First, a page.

Pittsburgh Moves Toward Safer Roads and Approving Red-Light Safety Cameras
City Council members in Pittsburgh are considering trying installments of red-light safety cameras at dangerous intersections on a pilot basis in the next few months. Council discussed the concept of red-light cameras at a meeting Wednesday with state, industry and public safety officials. The state Legislature last year added Pittsburgh to Philadelphia as the only areas allowed to issue tickets based on cameras identifying cars that run red lights, and the city is studying whether to implement the program here. State Rep. Paul Costa, D-Wilkins, and Richard Retting, director of safety and research for Sam Schwartz Engineering and former director of traffic safety for New York City, said the presence of cameras has a positive impact on safety, with studies showing a reduction of 40 to 90 percent in the number of accidents where red-light cameras are used.
Source: The Pittsburgh Post-Gazette

Eleven States Increase Focus on Safety Through Speeding Enforcement
Troopers in 11 states along I-80 are stepping up speeding enforcement beginning Wednesday and lasting through July 31. — which is annually one of the deadliest periods for crashes on that highway. The goal of the campaign is zero fatalities through the end of the month along I-80, which stretches from Teaneck, N.J., to San Francisco. In the three-year period 2009-2011, there were 350 fatalities on all of I-80, according to Patrick Hoye, chief of the Iowa Governor’s Traffic Safety Bureau, citing data from the National Highway Traffic Safety Administration. Participating in the effort are state police in California, Nevada, Utah, Wyoming, Nebraska, Iowa, Illinois, Indiana, Ohio, Pennsylvania, and New Jersey, along with the Federal Motor Carrier Safety Administration, the agency that regulates trucking safety, according to organizers.
Source: USA Today

The Safety Street weekly video series aims to raise awareness about the dangers of red-light running by highlighting crashes and close calls in intersections caused by reckless red-light runners. The videos are also available on Twitter @SaferRoadsUSA and YouTube youtube.com/SaferRoadsUSA.

Take the pledge to Stop on Red

Intersection located in Charles County, MD.

 

The National Coalition for Safer Roads (NCSR) helps save lives and protect communities by demonstrating how red-light safety cameras can improve driver behavior.

The Safety Street weekly news roundup brings together a mix of road safety and transportation stories from around the web. It is published every week on Safety Street and is available on Twitter via @SaferRoadsUSA.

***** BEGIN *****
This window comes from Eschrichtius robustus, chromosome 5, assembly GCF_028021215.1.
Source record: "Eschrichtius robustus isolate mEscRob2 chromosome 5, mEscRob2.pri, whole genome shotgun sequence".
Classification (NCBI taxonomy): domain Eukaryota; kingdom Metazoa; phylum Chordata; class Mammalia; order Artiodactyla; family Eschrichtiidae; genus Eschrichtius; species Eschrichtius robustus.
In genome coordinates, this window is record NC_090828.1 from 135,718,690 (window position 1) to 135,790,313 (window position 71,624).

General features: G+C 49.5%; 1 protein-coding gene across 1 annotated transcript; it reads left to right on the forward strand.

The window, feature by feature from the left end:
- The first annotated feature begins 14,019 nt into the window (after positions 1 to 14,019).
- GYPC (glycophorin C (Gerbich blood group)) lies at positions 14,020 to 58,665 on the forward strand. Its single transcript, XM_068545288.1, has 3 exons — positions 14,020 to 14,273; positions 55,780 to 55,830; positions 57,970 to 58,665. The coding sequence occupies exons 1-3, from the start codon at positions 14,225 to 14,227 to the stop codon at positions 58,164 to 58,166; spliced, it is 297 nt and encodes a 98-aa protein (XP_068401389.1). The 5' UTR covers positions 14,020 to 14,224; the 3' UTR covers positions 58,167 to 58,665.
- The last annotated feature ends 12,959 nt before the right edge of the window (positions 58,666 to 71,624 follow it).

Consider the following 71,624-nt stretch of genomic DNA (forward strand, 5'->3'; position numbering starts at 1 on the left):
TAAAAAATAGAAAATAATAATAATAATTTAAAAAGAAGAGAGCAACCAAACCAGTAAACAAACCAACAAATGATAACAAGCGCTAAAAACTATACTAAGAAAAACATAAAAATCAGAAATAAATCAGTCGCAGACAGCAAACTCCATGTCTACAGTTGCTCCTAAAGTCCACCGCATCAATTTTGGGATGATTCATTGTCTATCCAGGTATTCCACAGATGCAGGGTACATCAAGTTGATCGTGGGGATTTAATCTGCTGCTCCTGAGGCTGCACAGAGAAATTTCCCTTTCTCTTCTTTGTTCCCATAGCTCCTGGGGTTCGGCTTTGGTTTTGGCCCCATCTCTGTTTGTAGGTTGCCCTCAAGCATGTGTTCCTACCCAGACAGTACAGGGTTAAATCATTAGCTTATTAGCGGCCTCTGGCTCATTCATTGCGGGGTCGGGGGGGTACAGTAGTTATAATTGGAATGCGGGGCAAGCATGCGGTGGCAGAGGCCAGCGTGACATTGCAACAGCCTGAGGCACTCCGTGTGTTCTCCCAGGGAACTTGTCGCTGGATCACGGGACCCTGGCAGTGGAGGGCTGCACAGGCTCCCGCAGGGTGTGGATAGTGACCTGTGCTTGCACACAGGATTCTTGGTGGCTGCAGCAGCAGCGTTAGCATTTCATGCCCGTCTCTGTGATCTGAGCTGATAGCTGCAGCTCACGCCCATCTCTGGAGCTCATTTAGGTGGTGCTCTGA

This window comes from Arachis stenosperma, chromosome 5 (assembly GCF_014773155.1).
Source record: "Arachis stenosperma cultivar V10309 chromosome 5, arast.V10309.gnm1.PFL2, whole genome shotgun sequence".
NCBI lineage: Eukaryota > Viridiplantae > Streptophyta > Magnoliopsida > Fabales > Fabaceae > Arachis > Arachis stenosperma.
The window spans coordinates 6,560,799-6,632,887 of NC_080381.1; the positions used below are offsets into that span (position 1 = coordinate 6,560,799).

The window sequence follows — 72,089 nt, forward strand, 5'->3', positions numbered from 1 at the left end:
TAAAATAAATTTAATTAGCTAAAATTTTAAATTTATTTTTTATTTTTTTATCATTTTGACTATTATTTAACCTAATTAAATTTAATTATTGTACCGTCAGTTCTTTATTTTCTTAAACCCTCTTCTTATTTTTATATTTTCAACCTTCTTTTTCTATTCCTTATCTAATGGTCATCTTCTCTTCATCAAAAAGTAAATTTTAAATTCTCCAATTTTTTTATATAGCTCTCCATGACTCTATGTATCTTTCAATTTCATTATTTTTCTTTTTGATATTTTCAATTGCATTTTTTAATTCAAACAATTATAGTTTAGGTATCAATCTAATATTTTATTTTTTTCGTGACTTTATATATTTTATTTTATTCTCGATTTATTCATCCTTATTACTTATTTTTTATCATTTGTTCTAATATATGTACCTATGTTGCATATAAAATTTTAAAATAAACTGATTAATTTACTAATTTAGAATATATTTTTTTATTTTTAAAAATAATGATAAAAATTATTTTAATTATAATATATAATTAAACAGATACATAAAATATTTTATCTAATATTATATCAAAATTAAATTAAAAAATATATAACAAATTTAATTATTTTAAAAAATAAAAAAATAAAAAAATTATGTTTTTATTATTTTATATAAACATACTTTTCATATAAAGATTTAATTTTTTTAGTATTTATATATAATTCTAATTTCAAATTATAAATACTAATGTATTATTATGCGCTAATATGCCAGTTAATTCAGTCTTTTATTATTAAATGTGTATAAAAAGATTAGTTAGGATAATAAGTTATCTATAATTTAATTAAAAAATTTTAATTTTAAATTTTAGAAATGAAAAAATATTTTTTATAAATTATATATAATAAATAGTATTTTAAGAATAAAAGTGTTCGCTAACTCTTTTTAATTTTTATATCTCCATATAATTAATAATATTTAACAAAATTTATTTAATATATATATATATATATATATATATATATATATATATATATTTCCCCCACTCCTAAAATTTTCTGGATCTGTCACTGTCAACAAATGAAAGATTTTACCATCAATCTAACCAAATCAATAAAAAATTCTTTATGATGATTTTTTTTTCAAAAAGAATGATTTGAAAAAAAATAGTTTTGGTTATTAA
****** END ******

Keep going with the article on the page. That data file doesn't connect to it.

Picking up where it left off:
AAA Foundation for Traffic Safety on Aggressive Driving
The AAA Foundation for Traffic Safety defines aggressive driving as an act that is committed with disregard to the safety of others. While it is unknown exactly how many of the some six million crashes occurring in the United States each year are caused by aggressive drivers, the National Highway Traffic Safety Association (NHTSA) estimates the number to be substantial. AAA recommends a three pronged approach to keeping safe on the roads, “don’t offend, don’t engage and adjust your attitude.” Staying calm and safe on the road should be a top priority.
Source:
NBC Philadelphia

Michigan:  Red-Light Safety Cameras Leading to Safer Roads
Every year in Michigan, thousands of drivers, pedestrians, passengers, motorcyclists and bicyclists are involved in automobile collisions caused when a motorist illegally runs a red light. According to the Michigan Department of Transportation, over 5,000 red-light-running crashes happened last year alone. And while many of these collisions ended with little more than a police report and an insurance claim, hundreds of crash victims weren’t that lucky. Statewide 189 Michiganians suffered incapacitating injuries in 2012 while, tragically, 31 residents lost their lives as a result of a red light being run. A new bill proposed in the House would give local communities the ability to decide to install red-light safety cameras. Red light safety cameras may not be right for every intersection in every Michigan city and township but they could save a life in others.
Source:
The Detroit News

New Report Finds States Stepping Up Efforts to Combat Distracted Driving
With 50 percent of the U.S. adult population now owning smartphones and the wireless industry reporting a subscription penetration rate of 102.2 percent, the Governors Highway Safety Association (GHSA) released its second look at how states are dealing with the problem of distracted driving. The report, “2013 Distracted Driving: Survey of the States,” reveals that since 2010 more states are enacting and enforcing laws, leveraging new media to educate the motoring public, focusing on key constituency groups, and collecting data related to the problem.
Source: Governors Highway Safety Association

Maryland’s New Transportation Secretary Views Transit as a Priority
James T. Smith, the newly appointed Transportation Secretary of Maryland, recently declared his priorities would cover all modes of transportation infrastructure now that the state is expected to receive new revenues from a gasoline tax increase, more than $4 billion over the next six years. “I’m not wedded to any one approach to addressing our transportation needs. We have to build a transportation network,” said Smith, a former circuit court judge and two-term Baltimore County executive. Smith made it clear that transit projects will receive attention during his administration.
Source:
WNYC

Los Angeles Metro Transportation Authority to Offer Traffic Safety Classes for Bikers

Bicyclists throughout Los Angeles County will get a chance this summer to brush up on their traffic safety skills through free lessons funded by a $203,000 federal grant. The Los Angeles County Metropolitan Transportation Authority announced 120 weekend classes, available in English and Spanish. The classes will be taught by three bicycle advocacy organizations and are being offered in response to the growing popularity of bicycling and the increasing risk for traffic accidents involving cyclists. The grant for the classes was awarded to Metro by the California Office of Traffic Safety and is part of funding offered by the National Highway Traffic Safety Administration.
Source: Glendora Patch